|Just look at the guys surrounding you, girls. How on earth will you get bulky if they are training like maniacs and still look like size-zero bans?|
In his review, the scientists focused on comparing changes from treatment program for adults who are overfat based on analysis of aggregated effect size (ES) of inducing changes from 66-population based studies, and 162-studywise groups.
Clark's analysis of this large dataset yielded both, obvious and less obvious results. The realization that "a hypocaloric balance [=dietary restriction] is necessary for changing body composition" (Clark. 2015), for example is hardly surprising.
|Figure 2: The effect sizes of the interventions' effects on insulin, leptin, cholesterol & co yields similar results: The combination of resistance training and diet has (on average) the most favorable effects (Clark. 2015).|
"resistance training (RT) was more effective than endurance training (ET) or combination of RT and ET, particularly when progressive training volume of 2-to-3 sets for 6-to-10 reps at an intensity of ≥75% 1RM, utilizing whole body and free-weight exercises, at altering body compositional measures (ES of 0.47, 0.30, and 0.40 for loss of BM, FM, and retention of FFM respectively)" (Clark. 2015)Now, while this may still be in line with at least some of the mainstream recommendations, Clark's observation that the RT regimen was also more effective at reducing total cholesterol (ES = 0.85), triglycerides (ES = 0.86) and low-density lipoproteins (ES = 0.60), as well as at reducing fasting insulin levels (ES = 3.5) than endurance training or endurance training and resistance training in combination emphasizes how much of a game changer (intense!) resistance training can actually be.
Avoid black and white thinking! Despite the fact that the meta-analysis at hand shows on average that interventions that focus on diet + resistance training are the most effective ones. It would be haphazard to conclude that doing a moderate amount of cardio would be counter-productive. If you use it, to eat more, it may in fact impair your results. If you go for a 20-minute jog at a moderate pace thrice per week, though, this is neither going to burn away muscle mass, nor stalling your fat loss. As discussed below, the lack of additional effects of combined training in the meta-analysis at hand may well be caused by factors that have nothing to do with the often-heard-off ill effects of moderate intensity cardio.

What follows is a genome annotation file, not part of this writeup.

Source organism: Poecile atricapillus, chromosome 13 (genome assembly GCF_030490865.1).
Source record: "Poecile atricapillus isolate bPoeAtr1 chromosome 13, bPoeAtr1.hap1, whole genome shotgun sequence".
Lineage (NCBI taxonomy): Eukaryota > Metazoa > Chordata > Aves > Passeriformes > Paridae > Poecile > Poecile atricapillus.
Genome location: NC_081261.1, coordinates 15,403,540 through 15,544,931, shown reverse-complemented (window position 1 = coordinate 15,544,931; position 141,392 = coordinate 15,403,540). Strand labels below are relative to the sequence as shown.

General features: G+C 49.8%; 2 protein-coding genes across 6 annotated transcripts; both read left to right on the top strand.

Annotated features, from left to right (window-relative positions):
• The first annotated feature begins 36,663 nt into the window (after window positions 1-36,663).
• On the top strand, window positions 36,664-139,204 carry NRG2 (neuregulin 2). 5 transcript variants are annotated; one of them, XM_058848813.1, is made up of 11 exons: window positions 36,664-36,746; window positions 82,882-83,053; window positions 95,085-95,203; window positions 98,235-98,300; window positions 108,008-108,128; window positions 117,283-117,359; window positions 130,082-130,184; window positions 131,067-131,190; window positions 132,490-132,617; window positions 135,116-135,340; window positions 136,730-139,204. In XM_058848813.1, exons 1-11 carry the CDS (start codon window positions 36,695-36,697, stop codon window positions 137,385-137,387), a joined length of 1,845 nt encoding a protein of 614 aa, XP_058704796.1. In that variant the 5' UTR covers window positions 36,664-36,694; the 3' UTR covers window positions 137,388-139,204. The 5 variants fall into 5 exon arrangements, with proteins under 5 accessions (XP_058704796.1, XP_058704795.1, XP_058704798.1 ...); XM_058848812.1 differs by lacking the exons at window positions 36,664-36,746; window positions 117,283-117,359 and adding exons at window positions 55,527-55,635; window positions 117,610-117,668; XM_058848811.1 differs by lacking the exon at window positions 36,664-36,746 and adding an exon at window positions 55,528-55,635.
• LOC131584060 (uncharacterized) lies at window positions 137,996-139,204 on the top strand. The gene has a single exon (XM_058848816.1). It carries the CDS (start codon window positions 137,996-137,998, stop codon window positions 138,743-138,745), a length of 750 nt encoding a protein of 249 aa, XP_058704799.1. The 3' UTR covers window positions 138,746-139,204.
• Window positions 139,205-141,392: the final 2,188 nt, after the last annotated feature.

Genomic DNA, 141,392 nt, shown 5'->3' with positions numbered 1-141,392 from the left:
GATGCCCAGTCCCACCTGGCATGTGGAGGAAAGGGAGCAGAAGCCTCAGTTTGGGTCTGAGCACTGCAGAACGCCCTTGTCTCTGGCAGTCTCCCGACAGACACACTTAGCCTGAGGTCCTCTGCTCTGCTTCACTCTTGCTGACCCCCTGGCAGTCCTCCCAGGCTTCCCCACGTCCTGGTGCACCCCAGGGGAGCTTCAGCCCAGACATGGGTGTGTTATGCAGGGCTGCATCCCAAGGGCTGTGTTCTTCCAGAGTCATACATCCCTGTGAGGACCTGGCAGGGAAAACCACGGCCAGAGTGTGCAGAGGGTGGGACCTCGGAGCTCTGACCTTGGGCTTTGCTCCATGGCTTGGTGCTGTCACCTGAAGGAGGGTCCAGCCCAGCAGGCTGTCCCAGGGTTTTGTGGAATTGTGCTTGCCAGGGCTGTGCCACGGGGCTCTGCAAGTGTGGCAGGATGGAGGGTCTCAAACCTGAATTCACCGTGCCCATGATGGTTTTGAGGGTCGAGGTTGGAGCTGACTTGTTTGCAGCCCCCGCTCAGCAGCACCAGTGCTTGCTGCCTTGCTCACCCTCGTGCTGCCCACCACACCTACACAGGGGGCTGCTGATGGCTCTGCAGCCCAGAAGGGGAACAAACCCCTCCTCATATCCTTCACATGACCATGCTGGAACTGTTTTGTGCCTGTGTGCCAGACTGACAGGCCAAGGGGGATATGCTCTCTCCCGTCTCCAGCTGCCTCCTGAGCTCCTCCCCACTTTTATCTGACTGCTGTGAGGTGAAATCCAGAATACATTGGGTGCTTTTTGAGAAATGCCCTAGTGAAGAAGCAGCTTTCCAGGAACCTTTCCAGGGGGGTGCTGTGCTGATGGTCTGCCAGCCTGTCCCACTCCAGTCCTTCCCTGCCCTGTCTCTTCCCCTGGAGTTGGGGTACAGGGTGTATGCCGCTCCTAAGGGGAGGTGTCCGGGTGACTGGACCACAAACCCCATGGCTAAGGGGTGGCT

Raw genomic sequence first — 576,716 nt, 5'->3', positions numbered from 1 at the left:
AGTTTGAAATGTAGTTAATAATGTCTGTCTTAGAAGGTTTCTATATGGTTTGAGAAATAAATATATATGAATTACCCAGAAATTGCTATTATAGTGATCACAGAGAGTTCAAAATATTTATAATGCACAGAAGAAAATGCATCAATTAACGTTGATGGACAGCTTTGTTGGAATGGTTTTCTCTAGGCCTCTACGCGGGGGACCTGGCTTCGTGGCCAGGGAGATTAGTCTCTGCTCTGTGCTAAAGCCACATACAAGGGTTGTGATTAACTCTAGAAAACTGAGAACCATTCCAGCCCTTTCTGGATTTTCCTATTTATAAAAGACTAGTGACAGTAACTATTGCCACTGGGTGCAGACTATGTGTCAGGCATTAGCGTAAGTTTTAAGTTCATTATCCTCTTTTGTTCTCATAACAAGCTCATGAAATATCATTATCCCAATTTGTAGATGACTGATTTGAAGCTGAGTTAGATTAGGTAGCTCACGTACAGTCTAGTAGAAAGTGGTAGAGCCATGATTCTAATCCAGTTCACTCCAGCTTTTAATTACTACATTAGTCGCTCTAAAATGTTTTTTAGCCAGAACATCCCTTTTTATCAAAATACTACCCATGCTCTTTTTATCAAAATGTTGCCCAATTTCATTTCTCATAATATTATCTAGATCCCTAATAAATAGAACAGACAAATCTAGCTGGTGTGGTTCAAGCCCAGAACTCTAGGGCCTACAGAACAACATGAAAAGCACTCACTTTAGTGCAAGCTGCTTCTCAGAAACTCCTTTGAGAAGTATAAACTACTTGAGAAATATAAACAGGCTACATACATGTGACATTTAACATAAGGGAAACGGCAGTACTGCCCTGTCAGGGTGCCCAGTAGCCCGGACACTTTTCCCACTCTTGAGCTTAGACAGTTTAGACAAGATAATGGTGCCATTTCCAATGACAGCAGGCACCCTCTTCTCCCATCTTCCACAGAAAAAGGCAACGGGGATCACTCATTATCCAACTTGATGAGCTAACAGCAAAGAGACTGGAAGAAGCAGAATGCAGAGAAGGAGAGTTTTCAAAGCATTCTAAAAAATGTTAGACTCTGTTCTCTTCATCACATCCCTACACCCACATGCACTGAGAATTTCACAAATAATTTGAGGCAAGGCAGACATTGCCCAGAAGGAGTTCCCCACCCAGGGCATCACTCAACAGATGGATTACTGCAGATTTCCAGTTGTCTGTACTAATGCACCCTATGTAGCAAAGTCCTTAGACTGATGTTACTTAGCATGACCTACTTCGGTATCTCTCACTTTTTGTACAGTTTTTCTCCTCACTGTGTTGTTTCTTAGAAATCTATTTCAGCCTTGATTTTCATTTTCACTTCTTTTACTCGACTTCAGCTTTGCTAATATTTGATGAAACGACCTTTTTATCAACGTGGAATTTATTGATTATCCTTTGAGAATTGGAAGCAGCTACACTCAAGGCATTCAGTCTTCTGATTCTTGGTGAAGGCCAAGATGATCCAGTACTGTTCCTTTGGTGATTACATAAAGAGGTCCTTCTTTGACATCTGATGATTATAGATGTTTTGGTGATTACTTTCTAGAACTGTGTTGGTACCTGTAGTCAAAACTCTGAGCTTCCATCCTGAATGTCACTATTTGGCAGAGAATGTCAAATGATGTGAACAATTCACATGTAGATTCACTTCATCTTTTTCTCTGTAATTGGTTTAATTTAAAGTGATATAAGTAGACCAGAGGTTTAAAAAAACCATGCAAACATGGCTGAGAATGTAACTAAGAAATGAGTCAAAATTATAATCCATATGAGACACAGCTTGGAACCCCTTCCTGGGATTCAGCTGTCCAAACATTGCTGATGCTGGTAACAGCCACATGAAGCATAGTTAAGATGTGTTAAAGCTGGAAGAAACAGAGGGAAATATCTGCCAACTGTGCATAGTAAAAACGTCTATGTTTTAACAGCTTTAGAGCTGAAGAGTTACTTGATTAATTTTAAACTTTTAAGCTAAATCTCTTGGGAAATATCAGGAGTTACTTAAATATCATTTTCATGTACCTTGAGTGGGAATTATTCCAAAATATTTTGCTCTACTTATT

- Clark, James E. "Diet, exercise or diet with exercise: comparing the effectiveness of treatment options for weight-loss and changes in fitness for adults (18–65 years old) who are overfat, or obese; systematic review and meta-analysis." Journal of Diabetes & Metabolic Disorders 14.1 (2015): 31.
- Cuff, Darcye J., et al. "Effective exercise modality to reduce insulin resistance in women with type 2 diabetes." Diabetes care 26.11 (2003): 2977-2982.
- Donnelly, Joseph E., et al. "Effects of a very-low-calorie diet and physical-training regimens on body composition and resting metabolic rate in obese females." The American journal of clinical nutrition 54.1 (1991): 56-61.